Parenting is always claimed to be one of the most wonderful experiences a person can ever go through. While it is indeed a magical time, no one should underestimate how incredibly exhausting it is. It is a commitment that will change your life – thus, it is necessary to know what you’re getting into.
When does parenting get less exhausting? There are four primary draining stages of parenthood: infancy stage, toddler stage, school kid stage, and teenager stage. Each of these stages represents significantly different challenges and ways to deal with them.
This article will detail the various draining stages of parenthood, their individual challenges, how to deal with them, and more. Hopefully, this will give you an insight as to when parenting gets less exhausting.
When Does Parenting Get Less Exhausting? (Stages)
1. Infancy Stage
When people talk about how exhausting it is to be a parent, they are probably talking about the infancy stage. Understandably, this stage is the most exhausting due to a few factors.
Challenges of the Infancy Stage
Perhaps the first reason why the infancy stage is the most exhausting for parents is that this is the stage where the children are completely reliant and dependent on their parents. In this stage, babies require assistance eating, changing their diapers, and even going to sleep.
Because of this total dependency, parents often find themselves overworked and burned out. They find it incredibly difficult to maintain their regular daily activities (e.g., work, house chores, personal time, etc.) when they have to take care of an infant at the same time.
Another important reason why the infancy stage can be so exhausting is that oftentimes, parents are completely new to parenting. Aside from the physical exertion of taking care of the baby, they themselves are learning to become parents.
Parenting for the first time can be considered to be the reason why the infancy stage can be extremely exhausting. New parents do not yet know what to expect, and they have to adapt to new situations all the time. This constant need to be alert exacerbates the exhaustion of parenthood.
Dealing with the Infancy Stage
There are many ways to help lessen the burden of the infancy stage. For example, it is highly recommended to get your baby on a daily routine as soon as possible.
When babies are born, they have yet to develop their circadian rhythms – their biological clocks. This is why babies are often depicted to cry all night and sleep all day.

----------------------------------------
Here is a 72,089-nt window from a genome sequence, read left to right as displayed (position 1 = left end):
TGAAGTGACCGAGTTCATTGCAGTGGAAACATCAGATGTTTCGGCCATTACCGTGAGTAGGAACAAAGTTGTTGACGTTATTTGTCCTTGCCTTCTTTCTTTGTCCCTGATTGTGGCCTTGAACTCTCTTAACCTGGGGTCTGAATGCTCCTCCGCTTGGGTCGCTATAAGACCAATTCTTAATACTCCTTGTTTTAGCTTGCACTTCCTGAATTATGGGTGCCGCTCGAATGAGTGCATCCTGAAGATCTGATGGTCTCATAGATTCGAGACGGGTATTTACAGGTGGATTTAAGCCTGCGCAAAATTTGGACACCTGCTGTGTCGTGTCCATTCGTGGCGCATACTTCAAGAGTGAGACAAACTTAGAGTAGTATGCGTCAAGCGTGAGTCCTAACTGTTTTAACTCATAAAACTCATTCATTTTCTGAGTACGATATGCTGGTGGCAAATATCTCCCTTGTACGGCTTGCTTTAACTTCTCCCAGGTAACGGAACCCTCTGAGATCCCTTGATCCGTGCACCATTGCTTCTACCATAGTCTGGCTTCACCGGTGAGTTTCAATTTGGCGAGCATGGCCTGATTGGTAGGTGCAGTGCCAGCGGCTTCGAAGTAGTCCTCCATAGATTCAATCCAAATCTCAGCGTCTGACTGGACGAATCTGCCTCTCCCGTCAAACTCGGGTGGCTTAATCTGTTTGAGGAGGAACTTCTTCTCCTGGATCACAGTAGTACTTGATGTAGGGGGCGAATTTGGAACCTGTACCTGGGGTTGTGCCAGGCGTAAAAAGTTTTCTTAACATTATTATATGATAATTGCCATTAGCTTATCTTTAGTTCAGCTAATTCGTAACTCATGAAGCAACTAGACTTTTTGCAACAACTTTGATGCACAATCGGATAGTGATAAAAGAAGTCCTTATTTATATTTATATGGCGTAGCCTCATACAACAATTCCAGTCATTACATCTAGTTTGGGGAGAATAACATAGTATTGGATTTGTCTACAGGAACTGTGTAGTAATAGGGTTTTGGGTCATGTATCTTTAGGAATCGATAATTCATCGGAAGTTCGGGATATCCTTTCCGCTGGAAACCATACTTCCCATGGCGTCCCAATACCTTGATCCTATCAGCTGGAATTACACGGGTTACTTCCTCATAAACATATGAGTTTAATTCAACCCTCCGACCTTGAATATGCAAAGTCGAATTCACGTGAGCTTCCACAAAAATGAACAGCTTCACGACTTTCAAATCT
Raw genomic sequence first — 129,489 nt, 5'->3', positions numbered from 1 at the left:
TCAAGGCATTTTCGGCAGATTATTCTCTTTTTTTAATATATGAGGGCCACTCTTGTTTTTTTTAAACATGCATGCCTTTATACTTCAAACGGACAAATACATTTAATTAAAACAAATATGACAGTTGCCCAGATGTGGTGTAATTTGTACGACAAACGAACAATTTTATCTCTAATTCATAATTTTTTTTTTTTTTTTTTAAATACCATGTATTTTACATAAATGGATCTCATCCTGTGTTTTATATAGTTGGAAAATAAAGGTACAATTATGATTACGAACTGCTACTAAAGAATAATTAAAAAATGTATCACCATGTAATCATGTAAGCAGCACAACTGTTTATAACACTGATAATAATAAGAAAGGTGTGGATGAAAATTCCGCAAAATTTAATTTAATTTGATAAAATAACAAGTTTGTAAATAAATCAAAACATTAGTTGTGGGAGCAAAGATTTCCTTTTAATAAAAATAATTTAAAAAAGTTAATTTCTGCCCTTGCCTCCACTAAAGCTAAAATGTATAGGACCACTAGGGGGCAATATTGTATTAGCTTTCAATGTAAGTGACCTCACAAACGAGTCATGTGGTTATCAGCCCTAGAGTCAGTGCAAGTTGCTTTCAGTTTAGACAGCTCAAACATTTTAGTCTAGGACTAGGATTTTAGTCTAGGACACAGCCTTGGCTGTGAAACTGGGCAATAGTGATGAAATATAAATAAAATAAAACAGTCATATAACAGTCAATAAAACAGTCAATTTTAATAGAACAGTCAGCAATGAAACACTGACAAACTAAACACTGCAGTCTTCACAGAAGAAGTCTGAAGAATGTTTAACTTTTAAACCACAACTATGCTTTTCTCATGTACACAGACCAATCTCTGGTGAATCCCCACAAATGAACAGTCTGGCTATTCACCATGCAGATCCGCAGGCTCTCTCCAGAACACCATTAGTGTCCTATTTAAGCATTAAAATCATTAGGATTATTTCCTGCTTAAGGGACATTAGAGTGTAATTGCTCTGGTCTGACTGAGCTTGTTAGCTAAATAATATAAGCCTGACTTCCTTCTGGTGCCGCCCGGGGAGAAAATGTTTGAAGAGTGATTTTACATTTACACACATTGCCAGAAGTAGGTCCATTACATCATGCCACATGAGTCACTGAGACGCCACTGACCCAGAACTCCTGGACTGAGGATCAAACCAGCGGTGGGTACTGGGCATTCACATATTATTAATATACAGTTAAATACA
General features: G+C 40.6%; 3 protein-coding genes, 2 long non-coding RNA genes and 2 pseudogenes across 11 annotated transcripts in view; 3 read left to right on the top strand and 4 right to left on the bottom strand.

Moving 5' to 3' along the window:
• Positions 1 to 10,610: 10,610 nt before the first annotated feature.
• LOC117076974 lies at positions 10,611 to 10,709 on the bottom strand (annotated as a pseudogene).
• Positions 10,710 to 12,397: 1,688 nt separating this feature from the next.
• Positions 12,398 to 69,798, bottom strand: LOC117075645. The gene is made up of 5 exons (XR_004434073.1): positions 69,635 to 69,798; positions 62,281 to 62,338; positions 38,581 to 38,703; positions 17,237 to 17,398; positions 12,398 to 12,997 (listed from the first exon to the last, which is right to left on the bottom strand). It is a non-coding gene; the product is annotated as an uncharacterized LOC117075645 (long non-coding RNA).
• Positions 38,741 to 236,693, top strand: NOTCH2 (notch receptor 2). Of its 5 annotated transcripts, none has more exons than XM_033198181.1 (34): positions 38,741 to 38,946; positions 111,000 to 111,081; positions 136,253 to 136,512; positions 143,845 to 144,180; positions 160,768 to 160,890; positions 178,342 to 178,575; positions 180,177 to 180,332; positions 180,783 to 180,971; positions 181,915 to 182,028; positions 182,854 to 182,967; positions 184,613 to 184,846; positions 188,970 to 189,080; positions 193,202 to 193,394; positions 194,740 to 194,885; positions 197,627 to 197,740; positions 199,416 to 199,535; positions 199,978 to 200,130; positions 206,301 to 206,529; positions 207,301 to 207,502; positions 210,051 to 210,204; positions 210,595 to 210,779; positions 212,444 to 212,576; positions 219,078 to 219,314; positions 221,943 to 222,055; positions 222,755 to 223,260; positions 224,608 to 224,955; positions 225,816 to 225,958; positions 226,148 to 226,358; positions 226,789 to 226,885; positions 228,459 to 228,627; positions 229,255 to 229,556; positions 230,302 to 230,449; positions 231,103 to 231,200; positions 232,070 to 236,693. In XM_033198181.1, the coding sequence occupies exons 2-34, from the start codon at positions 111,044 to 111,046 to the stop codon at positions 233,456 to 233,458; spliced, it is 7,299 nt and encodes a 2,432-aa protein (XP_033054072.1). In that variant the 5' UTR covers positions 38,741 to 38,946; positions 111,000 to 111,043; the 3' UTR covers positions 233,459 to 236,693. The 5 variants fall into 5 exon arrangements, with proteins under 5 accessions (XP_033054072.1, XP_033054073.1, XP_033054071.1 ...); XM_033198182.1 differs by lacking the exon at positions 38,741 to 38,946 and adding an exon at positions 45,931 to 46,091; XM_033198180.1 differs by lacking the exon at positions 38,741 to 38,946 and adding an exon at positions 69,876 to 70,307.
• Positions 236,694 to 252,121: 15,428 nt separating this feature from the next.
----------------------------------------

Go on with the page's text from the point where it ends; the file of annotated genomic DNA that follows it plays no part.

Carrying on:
Getting babies on a daily routine can help them develop their circadian rhythms quicker, therefore making it easier to take care of them as it makes their actions more predictable. This will significantly increase your chances of getting a full night’s worth of sleep.
It is also important to accept help from other people. There are times when parents can be too shy, or even proud, to accept help from loved ones. However, you must be willing to accept help anywhere you can. Even if it is a simple meal or an hour of looking after your baby, the help should be greatly appreciated.
If you have the necessary resources, an easy way to alleviate the burdens of parenthood is by hiring help. A nanny would definitely help around the house, but even a babysitter can be enough to give you some time for yourself. Knowing the difference between the two will be important to determine which one suits your desired lifestyle best.
For new parents, parenting classes are crucial. While it may not completely prepare you for all the challenges of parenthood, parenting classes can give you an idea how things are like, and what to do in certain situations.
Lastly, the only way to get better at parenting is to do it. Many parents claim their first child was more difficult than the second or third. Outside of classes, experience is truly the best teacher you can get.
2. Toddler Stage
After a year, your baby would have grown a considerable amount. At this stage, several milestones have been achieved. The transition from an infant to a toddler showcases the dynamic responsibilities of a parent as a toddler will present new challenges for you to deal with.
Challenges of the Toddler Stage
When your baby takes their first steps, it would be a magical moment. However, those will be the first steps of many because you will often find yourself trying to control and stop your toddler from walking or running everywhere around the house.
Now that your toddler is mobile, there are new hazards to be aware of. A newborn is fine because they do not leave the crib. However, a toddler running around means that you have to regularly be on your guard to make sure they are not doing anything unsafe.